“After 1988’s brilliant but abrasive Surfer Rosa, the Pixies’ sound couldn’t get much more extreme. Their Elektra debut, Doolittle, reins in the noise in favor of pop songcraft and accessibility. Their most accessible album, Doolittle’s wide-ranging moods and sounds make it one of their most eclectic and ambitious. A fun, freaky alternative to most other late-’80s college rock, it’s easy to see why the album made the Pixies into underground rock stars. ” (Adapted from Catalogue)

Horses. / Smith, Patti
“It isn’t hard to make the case for Patti Smith as a punk rock progenitor based on her debut album, which anticipated the new wave by a year or so: the simple, crudely played rock & roll, featuring Lenny Kaye’s rudimentary guitar work, the anarchic spirit of Smith’s vocals, and the emotional and imaginative nature of her lyrics — all prefigure the coming movement as it evolved on both sides of the Atlantic. Smith is a rock critic’s dream, a poet as steeped in ’60s garage rock as she is in French Symbolism.” (Adapted from Catalogue)

Evol. / Sonic Youth

The last few titles are not currently available from our collection, but we hope to have them available very soon!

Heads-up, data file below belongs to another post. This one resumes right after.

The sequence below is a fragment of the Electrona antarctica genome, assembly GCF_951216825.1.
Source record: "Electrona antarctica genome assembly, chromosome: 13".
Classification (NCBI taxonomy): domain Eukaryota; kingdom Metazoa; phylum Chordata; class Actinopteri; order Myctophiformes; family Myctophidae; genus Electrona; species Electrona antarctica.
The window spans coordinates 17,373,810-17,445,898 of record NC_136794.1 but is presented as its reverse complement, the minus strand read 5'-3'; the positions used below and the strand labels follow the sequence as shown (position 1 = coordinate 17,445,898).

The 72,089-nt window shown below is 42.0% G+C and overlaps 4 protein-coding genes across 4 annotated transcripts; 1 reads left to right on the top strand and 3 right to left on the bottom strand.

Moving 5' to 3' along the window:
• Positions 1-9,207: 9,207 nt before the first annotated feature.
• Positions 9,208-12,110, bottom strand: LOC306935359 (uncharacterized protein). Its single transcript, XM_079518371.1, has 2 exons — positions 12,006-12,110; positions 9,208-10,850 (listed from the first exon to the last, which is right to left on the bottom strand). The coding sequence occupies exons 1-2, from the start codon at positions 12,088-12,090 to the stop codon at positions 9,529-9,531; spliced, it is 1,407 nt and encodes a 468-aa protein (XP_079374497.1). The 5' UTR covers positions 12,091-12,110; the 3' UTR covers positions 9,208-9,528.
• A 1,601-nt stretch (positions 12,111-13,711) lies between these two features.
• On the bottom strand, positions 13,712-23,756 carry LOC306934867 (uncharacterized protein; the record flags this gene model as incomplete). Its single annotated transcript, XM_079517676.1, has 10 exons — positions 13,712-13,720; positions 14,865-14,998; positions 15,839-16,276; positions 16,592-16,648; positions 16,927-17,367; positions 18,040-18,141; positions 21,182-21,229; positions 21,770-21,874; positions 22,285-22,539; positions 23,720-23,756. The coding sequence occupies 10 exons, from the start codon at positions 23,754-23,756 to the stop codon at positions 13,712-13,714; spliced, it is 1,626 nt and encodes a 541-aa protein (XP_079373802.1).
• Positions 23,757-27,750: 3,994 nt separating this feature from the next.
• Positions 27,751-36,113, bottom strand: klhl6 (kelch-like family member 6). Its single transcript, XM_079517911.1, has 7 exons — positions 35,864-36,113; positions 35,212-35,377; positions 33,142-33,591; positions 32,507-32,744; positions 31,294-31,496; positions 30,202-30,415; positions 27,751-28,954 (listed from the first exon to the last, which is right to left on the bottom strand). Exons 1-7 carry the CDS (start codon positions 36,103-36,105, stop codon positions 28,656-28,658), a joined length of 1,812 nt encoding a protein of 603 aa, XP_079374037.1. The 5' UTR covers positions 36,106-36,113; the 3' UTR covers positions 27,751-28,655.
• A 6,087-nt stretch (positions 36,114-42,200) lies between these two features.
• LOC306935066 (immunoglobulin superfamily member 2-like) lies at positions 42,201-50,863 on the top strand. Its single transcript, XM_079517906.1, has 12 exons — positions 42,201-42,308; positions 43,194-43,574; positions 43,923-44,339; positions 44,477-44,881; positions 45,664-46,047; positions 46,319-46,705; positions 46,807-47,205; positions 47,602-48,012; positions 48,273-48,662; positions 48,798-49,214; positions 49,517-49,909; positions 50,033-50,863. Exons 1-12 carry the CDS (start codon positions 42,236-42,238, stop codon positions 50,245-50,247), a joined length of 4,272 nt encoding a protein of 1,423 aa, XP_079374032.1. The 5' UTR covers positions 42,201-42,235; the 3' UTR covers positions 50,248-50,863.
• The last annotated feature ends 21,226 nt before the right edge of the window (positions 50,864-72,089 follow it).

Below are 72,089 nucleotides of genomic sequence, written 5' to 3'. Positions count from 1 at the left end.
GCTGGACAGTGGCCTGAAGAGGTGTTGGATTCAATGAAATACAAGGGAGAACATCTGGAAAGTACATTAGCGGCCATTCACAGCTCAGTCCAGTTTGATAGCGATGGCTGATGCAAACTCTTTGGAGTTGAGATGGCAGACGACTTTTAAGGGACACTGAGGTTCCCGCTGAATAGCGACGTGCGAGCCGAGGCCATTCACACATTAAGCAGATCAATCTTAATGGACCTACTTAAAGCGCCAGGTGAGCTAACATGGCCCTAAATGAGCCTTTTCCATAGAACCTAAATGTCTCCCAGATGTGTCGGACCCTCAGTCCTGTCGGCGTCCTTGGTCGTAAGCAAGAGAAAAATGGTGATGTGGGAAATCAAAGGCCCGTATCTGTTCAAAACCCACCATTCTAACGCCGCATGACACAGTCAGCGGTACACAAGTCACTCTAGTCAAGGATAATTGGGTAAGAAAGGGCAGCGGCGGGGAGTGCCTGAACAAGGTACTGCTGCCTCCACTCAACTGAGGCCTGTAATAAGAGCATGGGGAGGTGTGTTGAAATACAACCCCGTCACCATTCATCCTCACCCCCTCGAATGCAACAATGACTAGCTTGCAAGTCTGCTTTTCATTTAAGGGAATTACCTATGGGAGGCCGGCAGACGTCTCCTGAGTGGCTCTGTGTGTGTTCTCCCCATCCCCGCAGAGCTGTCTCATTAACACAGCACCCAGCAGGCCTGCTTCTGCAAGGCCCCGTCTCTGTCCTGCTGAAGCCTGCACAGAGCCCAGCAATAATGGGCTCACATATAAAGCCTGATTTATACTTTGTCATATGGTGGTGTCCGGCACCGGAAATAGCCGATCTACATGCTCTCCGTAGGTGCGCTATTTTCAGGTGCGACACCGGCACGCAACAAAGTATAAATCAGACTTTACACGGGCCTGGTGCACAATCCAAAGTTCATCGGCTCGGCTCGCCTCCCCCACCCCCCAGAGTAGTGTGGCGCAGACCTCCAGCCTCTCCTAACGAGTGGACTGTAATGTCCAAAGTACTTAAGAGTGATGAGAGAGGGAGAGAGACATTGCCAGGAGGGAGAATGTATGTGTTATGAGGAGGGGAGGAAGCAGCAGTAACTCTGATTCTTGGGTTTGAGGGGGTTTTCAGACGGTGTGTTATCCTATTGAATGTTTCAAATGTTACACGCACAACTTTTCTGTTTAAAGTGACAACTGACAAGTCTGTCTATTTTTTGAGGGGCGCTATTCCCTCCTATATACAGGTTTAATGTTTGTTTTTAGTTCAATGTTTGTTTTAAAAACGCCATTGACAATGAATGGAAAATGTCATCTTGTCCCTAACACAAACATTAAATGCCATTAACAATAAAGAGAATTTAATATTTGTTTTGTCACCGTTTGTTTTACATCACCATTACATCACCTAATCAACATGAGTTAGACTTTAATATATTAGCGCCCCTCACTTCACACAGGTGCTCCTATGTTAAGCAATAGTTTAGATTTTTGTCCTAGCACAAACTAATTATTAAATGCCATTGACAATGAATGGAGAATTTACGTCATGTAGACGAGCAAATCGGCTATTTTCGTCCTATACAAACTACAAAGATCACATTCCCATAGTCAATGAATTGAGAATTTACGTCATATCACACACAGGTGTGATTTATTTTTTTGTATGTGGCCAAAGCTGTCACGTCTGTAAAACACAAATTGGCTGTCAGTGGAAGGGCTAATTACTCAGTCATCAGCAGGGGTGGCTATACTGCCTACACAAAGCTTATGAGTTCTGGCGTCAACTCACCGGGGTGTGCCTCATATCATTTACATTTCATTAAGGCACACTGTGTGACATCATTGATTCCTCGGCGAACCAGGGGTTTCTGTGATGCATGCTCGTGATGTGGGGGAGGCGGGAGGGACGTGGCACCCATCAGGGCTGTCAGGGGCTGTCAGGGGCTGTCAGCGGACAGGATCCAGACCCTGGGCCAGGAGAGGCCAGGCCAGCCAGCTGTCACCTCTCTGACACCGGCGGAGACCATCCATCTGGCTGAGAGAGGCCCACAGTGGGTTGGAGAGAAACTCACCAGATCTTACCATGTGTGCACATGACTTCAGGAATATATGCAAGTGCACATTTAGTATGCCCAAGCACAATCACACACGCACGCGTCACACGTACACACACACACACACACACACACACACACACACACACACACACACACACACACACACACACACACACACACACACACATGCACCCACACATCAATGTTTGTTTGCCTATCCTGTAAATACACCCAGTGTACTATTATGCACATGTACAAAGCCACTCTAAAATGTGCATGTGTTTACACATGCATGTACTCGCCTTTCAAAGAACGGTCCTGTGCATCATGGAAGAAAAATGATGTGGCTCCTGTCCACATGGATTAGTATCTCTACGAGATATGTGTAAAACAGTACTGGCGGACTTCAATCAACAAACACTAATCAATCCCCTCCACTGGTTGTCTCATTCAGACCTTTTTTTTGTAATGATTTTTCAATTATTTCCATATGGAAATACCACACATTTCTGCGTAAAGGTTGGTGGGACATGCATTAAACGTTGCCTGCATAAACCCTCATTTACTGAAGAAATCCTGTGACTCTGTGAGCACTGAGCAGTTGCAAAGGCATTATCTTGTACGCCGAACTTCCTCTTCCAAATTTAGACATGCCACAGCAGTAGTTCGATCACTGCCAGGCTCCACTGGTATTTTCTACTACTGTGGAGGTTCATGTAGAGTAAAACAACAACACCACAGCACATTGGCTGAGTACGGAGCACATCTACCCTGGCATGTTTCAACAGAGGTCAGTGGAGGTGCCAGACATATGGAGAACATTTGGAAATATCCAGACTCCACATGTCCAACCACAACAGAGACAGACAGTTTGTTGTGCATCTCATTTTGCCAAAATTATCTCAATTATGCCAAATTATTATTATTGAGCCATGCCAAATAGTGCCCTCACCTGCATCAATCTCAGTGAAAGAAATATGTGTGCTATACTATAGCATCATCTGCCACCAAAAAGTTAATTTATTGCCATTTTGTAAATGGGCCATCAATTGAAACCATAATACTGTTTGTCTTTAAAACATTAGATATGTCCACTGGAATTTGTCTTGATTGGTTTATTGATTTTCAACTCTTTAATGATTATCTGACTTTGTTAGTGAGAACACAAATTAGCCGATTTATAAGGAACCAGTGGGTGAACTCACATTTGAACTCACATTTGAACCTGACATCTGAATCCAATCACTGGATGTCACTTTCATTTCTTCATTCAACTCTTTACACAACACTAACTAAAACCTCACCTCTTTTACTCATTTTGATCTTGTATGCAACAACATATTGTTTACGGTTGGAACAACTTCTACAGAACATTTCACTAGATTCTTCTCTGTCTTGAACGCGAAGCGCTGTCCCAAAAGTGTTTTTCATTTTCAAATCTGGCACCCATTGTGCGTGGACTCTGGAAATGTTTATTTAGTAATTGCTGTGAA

The Frozen Borderline, by Nico.

Land Speed Record, by Hüsker Dü.

Zen Arcade, by Hüsker Dü.

Johnny Cooper, ‘The Māori Cowboy’

Johnny Cooper, hero of early New Zealand rock’n’roll, died earlier this month in Lower Hutt, aged 85.

Born in 1929, Cooper grew up on an isolated farm near Wairoa. He was gifted a ukulele by his uncle, who played saxophone in a Gisborne dance band. He began playing along to 78s, and would play in woolsheds to entertain the shearing gangs.

Johnny Cooper in the early 1950s.
Source: Alexander Turnbull Library, Ref: PAColl-10069-18-08

Cooper won a scholarship to attend Hawkes Bay’s illustrious Te Aute college. After attending for a time, Cooper was desperate to leave. However, his elders were insistent that he stay in school. So Cooper boarded the train to return to school from Wairoa, and instead stayed on-board and ran away to Wellington. This resulted in Cooper being disowned by his parents: “They said, you’re on your own.”